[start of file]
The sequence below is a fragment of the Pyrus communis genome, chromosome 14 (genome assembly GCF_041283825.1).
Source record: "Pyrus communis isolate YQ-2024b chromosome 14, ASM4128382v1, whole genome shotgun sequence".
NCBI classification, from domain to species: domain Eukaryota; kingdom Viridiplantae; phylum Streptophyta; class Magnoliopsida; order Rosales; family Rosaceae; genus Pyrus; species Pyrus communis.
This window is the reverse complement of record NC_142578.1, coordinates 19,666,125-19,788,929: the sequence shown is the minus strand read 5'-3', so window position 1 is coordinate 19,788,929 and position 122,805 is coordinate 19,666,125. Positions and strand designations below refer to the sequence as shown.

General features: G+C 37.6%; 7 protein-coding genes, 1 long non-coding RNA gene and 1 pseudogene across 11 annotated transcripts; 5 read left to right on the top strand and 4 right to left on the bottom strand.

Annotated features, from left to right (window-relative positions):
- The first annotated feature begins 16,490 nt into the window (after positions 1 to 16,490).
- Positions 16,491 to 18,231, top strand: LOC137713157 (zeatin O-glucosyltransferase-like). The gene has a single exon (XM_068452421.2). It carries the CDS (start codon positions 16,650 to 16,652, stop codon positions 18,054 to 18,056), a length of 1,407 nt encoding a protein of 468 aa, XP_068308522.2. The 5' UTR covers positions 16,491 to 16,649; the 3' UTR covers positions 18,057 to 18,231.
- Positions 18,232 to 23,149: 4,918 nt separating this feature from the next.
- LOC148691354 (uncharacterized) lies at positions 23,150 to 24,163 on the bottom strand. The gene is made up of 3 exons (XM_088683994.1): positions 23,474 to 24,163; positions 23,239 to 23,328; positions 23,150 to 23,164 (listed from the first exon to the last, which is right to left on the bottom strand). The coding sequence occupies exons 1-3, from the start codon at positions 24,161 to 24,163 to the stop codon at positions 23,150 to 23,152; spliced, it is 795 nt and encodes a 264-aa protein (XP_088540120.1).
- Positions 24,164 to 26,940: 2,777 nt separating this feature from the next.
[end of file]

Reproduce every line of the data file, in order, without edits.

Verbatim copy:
The sequence below is a fragment of the Pyrus communis genome, chromosome 14 (genome assembly GCF_041283825.1).
Source record: "Pyrus communis isolate YQ-2024b chromosome 14, ASM4128382v1, whole genome shotgun sequence".
NCBI classification, from domain to species: domain Eukaryota; kingdom Viridiplantae; phylum Streptophyta; class Magnoliopsida; order Rosales; family Rosaceae; genus Pyrus; species Pyrus communis.
This window is the reverse complement of record NC_142578.1, coordinates 19,666,125-19,788,929: the sequence shown is the minus strand read 5'-3', so window position 1 is coordinate 19,788,929 and position 122,805 is coordinate 19,666,125. Positions and strand designations below refer to the sequence as shown.

General features: G+C 37.6%; 7 protein-coding genes, 1 long non-coding RNA gene and 1 pseudogene across 11 annotated transcripts; 5 read left to right on the top strand and 4 right to left on the bottom strand.

Annotated features, from left to right (window-relative positions):
- The first annotated feature begins 16,490 nt into the window (after positions 1 to 16,490).
- Positions 16,491 to 18,231, top strand: LOC137713157 (zeatin O-glucosyltransferase-like). The gene has a single exon (XM_068452421.2). It carries the CDS (start codon positions 16,650 to 16,652, stop codon positions 18,054 to 18,056), a length of 1,407 nt encoding a protein of 468 aa, XP_068308522.2. The 5' UTR covers positions 16,491 to 16,649; the 3' UTR covers positions 18,057 to 18,231.
- Positions 18,232 to 23,149: 4,918 nt separating this feature from the next.
- LOC148691354 (uncharacterized) lies at positions 23,150 to 24,163 on the bottom strand. The gene is made up of 3 exons (XM_088683994.1): positions 23,474 to 24,163; positions 23,239 to 23,328; positions 23,150 to 23,164 (listed from the first exon to the last, which is right to left on the bottom strand). The coding sequence occupies exons 1-3, from the start codon at positions 24,161 to 24,163 to the stop codon at positions 23,150 to 23,152; spliced, it is 795 nt and encodes a 264-aa protein (XP_088540120.1).
- Positions 24,164 to 26,940: 2,777 nt separating this feature from the next.